Advent Season unfolds in the midst of carnival-like barkers vying for our attention. The halls are all being decked while marketing agents scheme to capture our imagination. Colorful brochures arrive daily; on television sixty-second episodes guarantee happiness or satisfaction if the product being hawked is purchased. Amid all the hoopla it is easy to slip into the commercialization trap.
We ought to take heed, for while being assailed by advertising we can be consumed by a perspective that actually diminishes us. Leave the counting of cash and tallying up the score to those who glorify material prosperity. The real focus should be riveted on an event of absolute wonder.
These December days are set aside to prepare our hearts to celebrate a mysterious event. What theologians call the incarnation; what a first-century fisherman named John described as: “The Word became flesh and made his dwelling among us.” Secularists promote the gift giving, warm feelings and party atmosphere of the holidays while denying the supernatural, but this is where faith meets reality.
The Word became flesh means that God chose to be an infant fully dependent on human parents. It means that the Creator of the universe chose to be contained in time and space; to be imprisoned first in the darkness of the womb, then in the cradle bound in swaddling clothes.
The Word became flesh means our eternal Heavenly Father chose to be confined to a finite flesh and blood body; to touch, to feel, to eat, to be hungry, to be tired, to be forsaken by friends, to suffer gross indignities, to die and be buried. God became man; the One who fashioned existence out of chaos absorbed the full spectrum of physical life.
Nothing is more misunderstood, more impossibly puzzling, more difficult to comprehend or more vital to humanity’s hope. How can we wrap our minds around this great mystery? Any and all efforts to illustrate such an infinite concept will be problematic, but the movie Dances With Wolves provides an intriguing metaphor.
The story is set in the 1860s. Kevin Costner plays U.S. Army Captain John Dunbar. He is dispatched to command a post in the Dakota Territory, a region occupied by the Lakota Sioux tribe. Dunbar came to appreciate the Sioux culture and respect their traditions. He longed to interact with them, but he was an outsider.
Ultimately, the only way for him to relate to the Lakota people was to become one of them. He abandoned his military uniform and dressed as they dressed, ate as they ate, lived as they lived. He hunted with them, participated in their customs and danced as they danced. He learned their language and was given a Sioux name, Šuŋgmánitu Tȟaŋka Ob’wačhi, which becomes Dances With Wolves in English.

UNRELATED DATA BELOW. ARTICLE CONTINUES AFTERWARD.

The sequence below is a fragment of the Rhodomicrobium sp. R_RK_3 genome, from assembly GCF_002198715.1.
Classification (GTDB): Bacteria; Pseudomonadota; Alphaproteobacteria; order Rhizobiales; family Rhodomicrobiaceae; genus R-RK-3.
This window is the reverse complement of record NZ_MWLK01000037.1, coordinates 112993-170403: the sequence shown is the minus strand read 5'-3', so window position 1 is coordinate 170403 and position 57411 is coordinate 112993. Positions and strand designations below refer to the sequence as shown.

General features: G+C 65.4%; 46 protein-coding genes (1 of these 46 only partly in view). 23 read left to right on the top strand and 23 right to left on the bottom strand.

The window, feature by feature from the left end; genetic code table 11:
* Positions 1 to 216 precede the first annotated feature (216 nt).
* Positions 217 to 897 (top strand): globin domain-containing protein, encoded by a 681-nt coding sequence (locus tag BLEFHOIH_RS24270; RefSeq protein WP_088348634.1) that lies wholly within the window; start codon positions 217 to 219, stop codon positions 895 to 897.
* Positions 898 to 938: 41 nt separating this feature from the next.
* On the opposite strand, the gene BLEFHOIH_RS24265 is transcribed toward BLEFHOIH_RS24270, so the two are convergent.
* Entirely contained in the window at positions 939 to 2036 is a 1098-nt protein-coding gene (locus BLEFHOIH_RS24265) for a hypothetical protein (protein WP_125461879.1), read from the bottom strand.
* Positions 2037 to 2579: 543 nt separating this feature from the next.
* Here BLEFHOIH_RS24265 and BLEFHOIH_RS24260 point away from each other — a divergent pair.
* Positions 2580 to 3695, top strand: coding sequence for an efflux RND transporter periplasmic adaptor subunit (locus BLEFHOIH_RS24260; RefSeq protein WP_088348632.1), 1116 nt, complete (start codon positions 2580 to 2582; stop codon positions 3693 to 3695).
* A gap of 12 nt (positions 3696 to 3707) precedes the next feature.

In this we see a type of incarnation. The big difference is that John Dunbar perceived the Lakota Sioux to be noble and honorable, whereas God looked at our helpless condition and saw our desperate need to be redeemed.
Filled with compassion, God wanted to communicate his love for humanity so he became one of us by setting aside his royalty to take on the form of a man. He dressed as we dressed, ate as we ate, lived as we lived. He learned from us and spoke the language of our experiences to show and tell us how much he loves us. Though he was sinless, he took on our sin and died for us.
The Word became flesh means God imparted his love to us by crawling into our skin. He didn’t write a check from the safety of heaven. He responded to our sin by involving himself in our lives and encountering our predicament head-on. That means that he got his hands dirty because incarnation is messy business.
God came into the world in a grungy manger and ended his earthly life nailed to a cross. But he did not stay on the cross or in the tomb. He conquered sin and death. If that were not so, there would be no reason to remember his birth or death. Jesus of Nazareth would simply be a long forgotten religious troublemaker; a mere footnote of history.
Christmas is about the birth of the Christ-child. So disregard the marketplace hype, and allow hope to be renewed by the everlasting love encapsulated in Bethlehem’s manger.
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